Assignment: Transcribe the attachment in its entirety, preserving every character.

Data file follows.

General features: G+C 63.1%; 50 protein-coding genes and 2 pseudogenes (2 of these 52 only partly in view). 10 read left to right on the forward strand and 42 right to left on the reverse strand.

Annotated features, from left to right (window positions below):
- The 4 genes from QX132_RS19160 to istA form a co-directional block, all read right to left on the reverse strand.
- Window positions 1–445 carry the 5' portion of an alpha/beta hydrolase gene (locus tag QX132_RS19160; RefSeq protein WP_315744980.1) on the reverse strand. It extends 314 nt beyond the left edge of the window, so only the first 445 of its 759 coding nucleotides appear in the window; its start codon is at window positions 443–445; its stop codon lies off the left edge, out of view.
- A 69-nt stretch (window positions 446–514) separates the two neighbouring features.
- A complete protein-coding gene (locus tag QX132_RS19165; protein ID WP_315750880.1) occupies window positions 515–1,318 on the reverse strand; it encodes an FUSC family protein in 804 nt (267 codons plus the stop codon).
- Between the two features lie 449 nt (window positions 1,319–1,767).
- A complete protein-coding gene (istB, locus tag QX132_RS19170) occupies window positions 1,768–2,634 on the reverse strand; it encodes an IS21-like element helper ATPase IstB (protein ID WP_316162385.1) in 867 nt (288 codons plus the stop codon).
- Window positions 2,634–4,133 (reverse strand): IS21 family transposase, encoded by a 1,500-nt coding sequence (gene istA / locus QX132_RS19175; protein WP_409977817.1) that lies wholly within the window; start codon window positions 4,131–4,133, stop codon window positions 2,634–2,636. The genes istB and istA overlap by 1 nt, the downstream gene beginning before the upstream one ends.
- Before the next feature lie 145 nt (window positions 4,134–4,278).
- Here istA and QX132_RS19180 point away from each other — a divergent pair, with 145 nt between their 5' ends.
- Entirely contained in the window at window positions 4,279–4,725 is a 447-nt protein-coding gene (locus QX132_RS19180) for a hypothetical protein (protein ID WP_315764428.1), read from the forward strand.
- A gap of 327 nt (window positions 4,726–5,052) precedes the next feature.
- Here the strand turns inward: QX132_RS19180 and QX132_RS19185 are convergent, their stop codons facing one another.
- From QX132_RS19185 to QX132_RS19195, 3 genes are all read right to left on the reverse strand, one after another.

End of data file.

General features: G+C 63.1%; 50 protein-coding genes and 2 pseudogenes (2 of these 52 only partly in view). 10 read left to right on the forward strand and 42 right to left on the reverse strand.

Annotated features, from left to right (window positions below):
- The 4 genes from QX132_RS19160 to istA form a co-directional block, all read right to left on the reverse strand.
- Window positions 1–445 carry the 5' portion of an alpha/beta hydrolase gene (locus tag QX132_RS19160; RefSeq protein WP_315744980.1) on the reverse strand. It extends 314 nt beyond the left edge of the window, so only the first 445 of its 759 coding nucleotides appear in the window; its start codon is at window positions 443–445; its stop codon lies off the left edge, out of view.
- A 69-nt stretch (window positions 446–514) separates the two neighbouring features.
- A complete protein-coding gene (locus tag QX132_RS19165; protein ID WP_315750880.1) occupies window positions 515–1,318 on the reverse strand; it encodes an FUSC family protein in 804 nt (267 codons plus the stop codon).
- Between the two features lie 449 nt (window positions 1,319–1,767).
- A complete protein-coding gene (istB, locus tag QX132_RS19170) occupies window positions 1,768–2,634 on the reverse strand; it encodes an IS21-like element helper ATPase IstB (protein ID WP_316162385.1) in 867 nt (288 codons plus the stop codon).
- Window positions 2,634–4,133 (reverse strand): IS21 family transposase, encoded by a 1,500-nt coding sequence (gene istA / locus QX132_RS19175; protein WP_409977817.1) that lies wholly within the window; start codon window positions 4,131–4,133, stop codon window positions 2,634–2,636. The genes istB and istA overlap by 1 nt, the downstream gene beginning before the upstream one ends.
- Before the next feature lie 145 nt (window positions 4,134–4,278).
- Here istA and QX132_RS19180 point away from each other — a divergent pair, with 145 nt between their 5' ends.
- Entirely contained in the window at window positions 4,279–4,725 is a 447-nt protein-coding gene (locus QX132_RS19180) for a hypothetical protein (protein ID WP_315764428.1), read from the forward strand.
- A gap of 327 nt (window positions 4,726–5,052) precedes the next feature.
- Here the strand turns inward: QX132_RS19180 and QX132_RS19185 are convergent, their stop codons facing one another.
- From QX132_RS19185 to QX132_RS19195, 3 genes are all read right to left on the reverse strand, one after another.